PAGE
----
Rugged individualism is preventing equality in the Colorado River Basin
By Rica Fulton
The sun was setting on a crisp day in May, air moist from an afternoon rain, the purple-hued river gurgling calmly by. I was sitting on the grassy banks of the Little Snake River, a wild tributary to the Yampa in the headwaters of the Colorado River Basin system. Across the river, the faint outline of an old barn was visible with a dilapidated fence tracing the steep high-water mark clearly delineating the boundary between the riparian area and the antiquated ranching operation.
The next day, we packed up the raft and floated around the bend to find a large diversion structure — pipes audibly sucking the murky water up the bank, out of the river, and onto the pasture to nourish thirsty cows. Many popular recreational river trips in the Colorado River Basin (the Little Snake is not in this category) flow through national parks and recreation areas where these crude delivery systems are less abundant, this one a remnant of the “rugged individualism” that shaped the settlement of the West as we know it.
Fast forward to an extraordinarily dry August day, the Little Snake was reduced to a mere trickle weaving through mudflats. Regardless of river flows, in the heat of the day outside the tiny town of Maybell, Colorado, massive center pivots adjacent to the river still spewed water onto a fresh planting of alfalfa. From a pragmatic standpoint the juxtaposition between a parched riverbed and lush field is counterintuitive, but it is symbolic of the way dominant western society has come to view and allocate water.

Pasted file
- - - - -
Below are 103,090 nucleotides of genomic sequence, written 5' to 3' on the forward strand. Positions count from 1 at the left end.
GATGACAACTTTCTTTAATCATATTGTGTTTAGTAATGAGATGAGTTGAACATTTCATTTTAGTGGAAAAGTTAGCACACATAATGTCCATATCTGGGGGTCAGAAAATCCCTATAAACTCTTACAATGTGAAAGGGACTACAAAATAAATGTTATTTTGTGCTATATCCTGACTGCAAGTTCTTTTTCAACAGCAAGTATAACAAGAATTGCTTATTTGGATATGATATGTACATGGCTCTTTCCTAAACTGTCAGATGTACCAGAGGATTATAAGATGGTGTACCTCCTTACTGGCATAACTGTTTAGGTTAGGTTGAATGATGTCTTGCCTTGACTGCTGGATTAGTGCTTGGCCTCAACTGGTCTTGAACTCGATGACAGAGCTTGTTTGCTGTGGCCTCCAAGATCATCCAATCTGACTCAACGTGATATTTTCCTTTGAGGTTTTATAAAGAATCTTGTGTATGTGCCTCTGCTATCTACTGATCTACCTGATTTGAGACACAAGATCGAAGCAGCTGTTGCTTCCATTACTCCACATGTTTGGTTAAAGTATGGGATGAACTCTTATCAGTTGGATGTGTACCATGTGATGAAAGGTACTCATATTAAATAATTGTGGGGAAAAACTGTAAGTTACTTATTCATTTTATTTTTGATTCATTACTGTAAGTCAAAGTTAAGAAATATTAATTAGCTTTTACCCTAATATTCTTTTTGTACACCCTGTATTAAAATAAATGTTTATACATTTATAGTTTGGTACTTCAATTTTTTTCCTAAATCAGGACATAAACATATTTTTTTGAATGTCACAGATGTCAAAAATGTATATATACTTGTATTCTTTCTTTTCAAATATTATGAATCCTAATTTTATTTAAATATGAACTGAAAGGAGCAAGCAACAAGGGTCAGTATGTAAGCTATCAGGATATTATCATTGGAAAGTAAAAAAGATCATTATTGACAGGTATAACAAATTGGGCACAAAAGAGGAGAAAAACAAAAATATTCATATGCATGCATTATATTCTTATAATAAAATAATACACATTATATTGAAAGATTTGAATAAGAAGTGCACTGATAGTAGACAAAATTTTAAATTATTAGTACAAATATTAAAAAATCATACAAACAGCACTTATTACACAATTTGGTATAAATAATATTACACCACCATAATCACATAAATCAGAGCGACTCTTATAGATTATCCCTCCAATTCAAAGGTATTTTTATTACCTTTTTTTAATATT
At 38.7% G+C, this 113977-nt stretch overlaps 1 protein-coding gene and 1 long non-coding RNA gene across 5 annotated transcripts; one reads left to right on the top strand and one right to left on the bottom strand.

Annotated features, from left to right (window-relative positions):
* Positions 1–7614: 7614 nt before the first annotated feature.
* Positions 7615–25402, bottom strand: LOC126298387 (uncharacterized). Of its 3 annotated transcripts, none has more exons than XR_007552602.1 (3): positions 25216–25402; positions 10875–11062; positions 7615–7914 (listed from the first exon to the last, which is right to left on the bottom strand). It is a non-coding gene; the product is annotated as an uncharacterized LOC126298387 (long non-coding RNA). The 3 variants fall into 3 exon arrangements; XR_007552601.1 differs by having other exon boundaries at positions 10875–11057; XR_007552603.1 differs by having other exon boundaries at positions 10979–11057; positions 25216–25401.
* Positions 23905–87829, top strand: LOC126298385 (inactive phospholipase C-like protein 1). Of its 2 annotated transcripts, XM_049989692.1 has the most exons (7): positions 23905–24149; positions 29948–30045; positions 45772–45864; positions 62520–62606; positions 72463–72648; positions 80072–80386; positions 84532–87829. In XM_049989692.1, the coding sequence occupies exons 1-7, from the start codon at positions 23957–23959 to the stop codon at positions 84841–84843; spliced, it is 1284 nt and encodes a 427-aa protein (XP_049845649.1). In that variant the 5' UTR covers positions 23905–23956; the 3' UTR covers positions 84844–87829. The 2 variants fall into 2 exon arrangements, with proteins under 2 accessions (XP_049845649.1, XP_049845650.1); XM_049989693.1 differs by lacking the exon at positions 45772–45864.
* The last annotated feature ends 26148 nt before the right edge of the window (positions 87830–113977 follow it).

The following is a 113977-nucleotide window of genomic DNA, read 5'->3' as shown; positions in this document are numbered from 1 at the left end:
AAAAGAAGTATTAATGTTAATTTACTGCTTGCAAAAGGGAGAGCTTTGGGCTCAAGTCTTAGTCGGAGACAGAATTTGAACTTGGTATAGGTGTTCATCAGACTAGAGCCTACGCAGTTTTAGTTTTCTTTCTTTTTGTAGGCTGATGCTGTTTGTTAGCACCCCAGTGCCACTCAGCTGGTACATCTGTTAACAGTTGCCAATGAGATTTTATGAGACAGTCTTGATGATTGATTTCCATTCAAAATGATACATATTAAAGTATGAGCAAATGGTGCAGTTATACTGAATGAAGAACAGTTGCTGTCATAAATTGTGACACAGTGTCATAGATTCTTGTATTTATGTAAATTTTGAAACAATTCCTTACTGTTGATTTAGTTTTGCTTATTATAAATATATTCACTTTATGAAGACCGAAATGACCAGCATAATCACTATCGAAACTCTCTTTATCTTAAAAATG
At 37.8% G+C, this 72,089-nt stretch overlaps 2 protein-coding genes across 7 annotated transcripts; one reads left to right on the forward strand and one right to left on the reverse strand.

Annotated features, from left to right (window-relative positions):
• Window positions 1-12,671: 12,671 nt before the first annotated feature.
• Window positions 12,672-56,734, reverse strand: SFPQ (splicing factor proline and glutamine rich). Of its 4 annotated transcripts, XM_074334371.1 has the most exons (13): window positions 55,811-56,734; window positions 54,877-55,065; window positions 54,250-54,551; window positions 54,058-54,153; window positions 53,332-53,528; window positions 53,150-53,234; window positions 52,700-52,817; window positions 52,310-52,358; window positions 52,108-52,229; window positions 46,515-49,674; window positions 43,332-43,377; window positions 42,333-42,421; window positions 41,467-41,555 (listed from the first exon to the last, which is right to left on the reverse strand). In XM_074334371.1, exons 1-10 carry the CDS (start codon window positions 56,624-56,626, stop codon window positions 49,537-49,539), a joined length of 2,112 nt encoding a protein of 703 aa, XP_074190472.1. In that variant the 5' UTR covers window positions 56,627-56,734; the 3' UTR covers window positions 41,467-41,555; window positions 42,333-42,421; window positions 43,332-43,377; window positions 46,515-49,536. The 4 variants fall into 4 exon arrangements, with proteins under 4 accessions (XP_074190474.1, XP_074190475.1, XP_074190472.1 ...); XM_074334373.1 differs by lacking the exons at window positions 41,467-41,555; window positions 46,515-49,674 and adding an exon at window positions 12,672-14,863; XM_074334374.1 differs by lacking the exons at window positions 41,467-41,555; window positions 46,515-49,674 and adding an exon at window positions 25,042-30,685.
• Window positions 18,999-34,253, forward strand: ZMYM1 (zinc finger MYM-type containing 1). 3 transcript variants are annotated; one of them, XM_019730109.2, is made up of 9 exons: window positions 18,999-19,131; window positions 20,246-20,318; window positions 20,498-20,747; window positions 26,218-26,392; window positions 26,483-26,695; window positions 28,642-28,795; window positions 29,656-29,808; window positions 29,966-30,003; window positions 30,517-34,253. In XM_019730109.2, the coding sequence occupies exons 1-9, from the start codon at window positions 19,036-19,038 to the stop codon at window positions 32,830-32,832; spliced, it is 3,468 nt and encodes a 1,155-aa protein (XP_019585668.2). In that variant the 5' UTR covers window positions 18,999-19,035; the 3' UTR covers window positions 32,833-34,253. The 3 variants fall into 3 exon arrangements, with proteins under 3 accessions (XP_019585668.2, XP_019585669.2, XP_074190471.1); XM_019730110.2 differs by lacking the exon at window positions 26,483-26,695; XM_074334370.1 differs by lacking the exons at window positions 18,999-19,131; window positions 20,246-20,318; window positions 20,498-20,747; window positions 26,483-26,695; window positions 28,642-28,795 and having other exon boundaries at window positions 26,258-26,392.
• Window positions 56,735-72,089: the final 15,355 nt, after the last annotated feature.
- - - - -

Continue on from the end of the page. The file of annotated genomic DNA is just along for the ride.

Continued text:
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Though exceptionally nuanced, the prior appropriation doctrine is the prevailing regime that delineates who receives water in the West and what they can use it for. Themes of rugged individualism proposed via Frederick Jackson Turner’s “Frontier Thesis” seem to have inspired the doctrine, and allowed European settlers to extract the maximum amount of individual economic gain from watersheds that didn’t “belong” to anyone yet. Gold miners in California are credited with the creation of the doctrine and it went on to be applied to all water users. The three foundational pillars of the doctrine include beneficial use; “first in time, first in right;” and “if you don’t use it, you lose it.” First, water must be put to a “beneficial use” — generally defined as municipal, agricultural, industrial, or hydropower generation, although in the past 30 years or so this has come to include some environmental needs. Second, the first person to put a certain amount of water to a beneficial use can continue to use that amount before anyone else who got there later. Third, one must use all of their water consistently or they may lose it to junior users.